By Kevin Stoda in Germany What does the life of a Genesis character named Lot have to teach us today? I.e. in the midst of the world's greatest financial crisis in over 6 decades?
A Scottish minister recently retold his audience the story of Lot, a minor character in Genesis. This distant ancestor of Adam Smith related this biblical footnote in a new way--that is, in a way which really hits home to us (1) victims of the international gambling industry and to us (2) victims of 4 decades of global financial malfeasance.
This particular Scottish minister pointed out that the supposedly minor character, Lot--with all his human frailties and occasional financial, spiritual, and political misfortune--resembles many of us smaller and larger investors and gamblers around the globe today.
First, the preacher noted that in Genesis 11 and 12, we find that Lot is born well-to-do fairly and is born a nephew in Abraham's ever-growing family.. Lot is soon treated as an orphaned nephew of Abraham after the death of both his elders.
At first, financially Lot does well with his inheritance and works diligently raising a great number of lambs. Lot, along with his Uncle Abraham, eventually manages to build up a tremendous herd of sheep.
Alas, these two shepherds both become so successful that there develops an over-competitiveness. This competiveness was mirrored in their laborers who seemed to be at each others throats.
Soon, in order to stop fights from breaking out amongst Lot's and Abraham's shepherds, the two men chose to split their herds and go in separate ways.
This separation amongst the members of Abrahamic family business is reported in Genesis 13, whereby it is also noted that Lot had apparently chosen to take over the easier to graze and wide-open green pastureland of the valleys, where Sodom and Gomorrah were the main cities. This left the aging Abraham to try his hand at grazing the sheep in the difficult hill country to the west and to the north.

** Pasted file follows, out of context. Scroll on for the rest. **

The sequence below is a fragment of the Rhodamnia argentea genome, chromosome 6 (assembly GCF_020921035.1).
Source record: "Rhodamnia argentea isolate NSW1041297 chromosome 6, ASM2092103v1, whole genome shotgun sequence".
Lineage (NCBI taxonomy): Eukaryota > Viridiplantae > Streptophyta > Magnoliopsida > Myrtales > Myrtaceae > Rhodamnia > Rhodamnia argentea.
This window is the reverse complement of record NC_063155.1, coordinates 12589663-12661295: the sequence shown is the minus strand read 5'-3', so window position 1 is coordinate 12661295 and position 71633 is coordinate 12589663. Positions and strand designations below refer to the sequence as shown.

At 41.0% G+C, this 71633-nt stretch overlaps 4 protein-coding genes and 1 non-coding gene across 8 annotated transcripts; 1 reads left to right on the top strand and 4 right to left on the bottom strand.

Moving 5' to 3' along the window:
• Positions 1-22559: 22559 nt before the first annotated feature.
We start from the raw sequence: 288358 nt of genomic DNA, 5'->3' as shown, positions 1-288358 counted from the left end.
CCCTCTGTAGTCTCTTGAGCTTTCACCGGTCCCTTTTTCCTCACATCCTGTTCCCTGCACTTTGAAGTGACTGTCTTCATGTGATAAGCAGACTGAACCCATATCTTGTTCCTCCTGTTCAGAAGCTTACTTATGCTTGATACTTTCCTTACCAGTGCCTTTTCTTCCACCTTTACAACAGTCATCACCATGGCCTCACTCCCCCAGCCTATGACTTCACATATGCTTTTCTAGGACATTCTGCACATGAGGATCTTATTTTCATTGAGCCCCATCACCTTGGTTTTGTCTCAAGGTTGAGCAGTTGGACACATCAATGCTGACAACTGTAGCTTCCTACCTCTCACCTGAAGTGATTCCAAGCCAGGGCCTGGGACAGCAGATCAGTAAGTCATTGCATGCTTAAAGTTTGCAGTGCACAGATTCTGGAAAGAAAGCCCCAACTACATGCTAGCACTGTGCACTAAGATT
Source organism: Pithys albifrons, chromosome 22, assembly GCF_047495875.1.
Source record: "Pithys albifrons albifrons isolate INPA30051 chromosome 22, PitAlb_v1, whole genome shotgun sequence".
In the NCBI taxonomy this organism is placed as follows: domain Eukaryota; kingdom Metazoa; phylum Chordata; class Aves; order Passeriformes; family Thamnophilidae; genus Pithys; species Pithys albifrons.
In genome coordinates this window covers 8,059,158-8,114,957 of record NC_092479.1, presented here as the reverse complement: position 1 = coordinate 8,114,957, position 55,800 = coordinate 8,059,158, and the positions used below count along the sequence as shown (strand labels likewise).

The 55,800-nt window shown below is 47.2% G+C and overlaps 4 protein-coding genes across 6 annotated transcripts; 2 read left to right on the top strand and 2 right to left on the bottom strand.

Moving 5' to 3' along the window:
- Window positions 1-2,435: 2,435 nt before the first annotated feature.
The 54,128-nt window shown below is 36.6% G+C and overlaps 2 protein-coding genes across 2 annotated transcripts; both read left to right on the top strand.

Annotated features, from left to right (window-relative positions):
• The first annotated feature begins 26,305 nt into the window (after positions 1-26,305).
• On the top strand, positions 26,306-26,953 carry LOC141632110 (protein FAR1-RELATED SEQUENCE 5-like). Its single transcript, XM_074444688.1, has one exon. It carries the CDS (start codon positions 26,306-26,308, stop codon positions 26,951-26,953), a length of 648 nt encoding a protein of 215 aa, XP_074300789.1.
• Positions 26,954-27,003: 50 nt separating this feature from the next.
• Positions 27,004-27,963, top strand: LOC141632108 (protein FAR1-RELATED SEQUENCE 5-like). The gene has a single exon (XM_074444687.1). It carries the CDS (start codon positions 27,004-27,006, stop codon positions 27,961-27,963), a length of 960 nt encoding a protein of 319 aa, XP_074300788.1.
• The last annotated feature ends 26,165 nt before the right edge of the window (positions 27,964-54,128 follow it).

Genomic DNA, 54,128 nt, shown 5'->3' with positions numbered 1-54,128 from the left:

In the Scottish minister's retelling of this Genesis tale, it was noted that at first Lot appears to have been a shrewd herder of his sheep. Moreover, Lot apparently had already gotten wind of what kind of businesses were being run in the two infamous cities, Sodom and Gomorrah.
Therefore, Lot camped away from these towns and often initially sought to bypass them in his regular journeys across the plains of the Jordan Valley. However, over time the businesses and lifestyle of those in Sodom and Gomorrah began to attract the businessman Lot.
Later, in Genesis 14 we find that when Lot was camping particularly close to the city of Sodom, Lot, his family, animals, and his tribesman were attacked and kidnapped.
At this point Abraham rescued Lot and his family's resources in a small war with the kings of Shinar, Goiim, and Kedorlaomar. It is reported in Genesis 14 that Lot received all of his property, women and children back as Abraham saved him from his captors.
SIN CITY KEPT PULLING LOT BACK
Despite this unfortunate kidnapping, Lot continued to be attracted again to the lives and businesses--as well as to the lights of Sodom and Gomorrah.
Immediately as a gambler I saw the connection of the pull that these two cities had on a formerly sound working rancher and businessman. Much as we gamblers are attracted to and addicted to betting and casinos, or to fancy financial instruments, and to easy money investment schemes--Lot appears to have become once again entranced by the glittering and sinful life of the city of Sodom and Gomorrah.
This is certainly why in the following chapters of Genesis, we see that Lot has apparently lost much of his property in and around the wicked cities of Sodom and Gomorrah. There is no longer any mention of his herds at all. He is now living and serving on government seats and on boards of directors of the going-ons at Sodom City.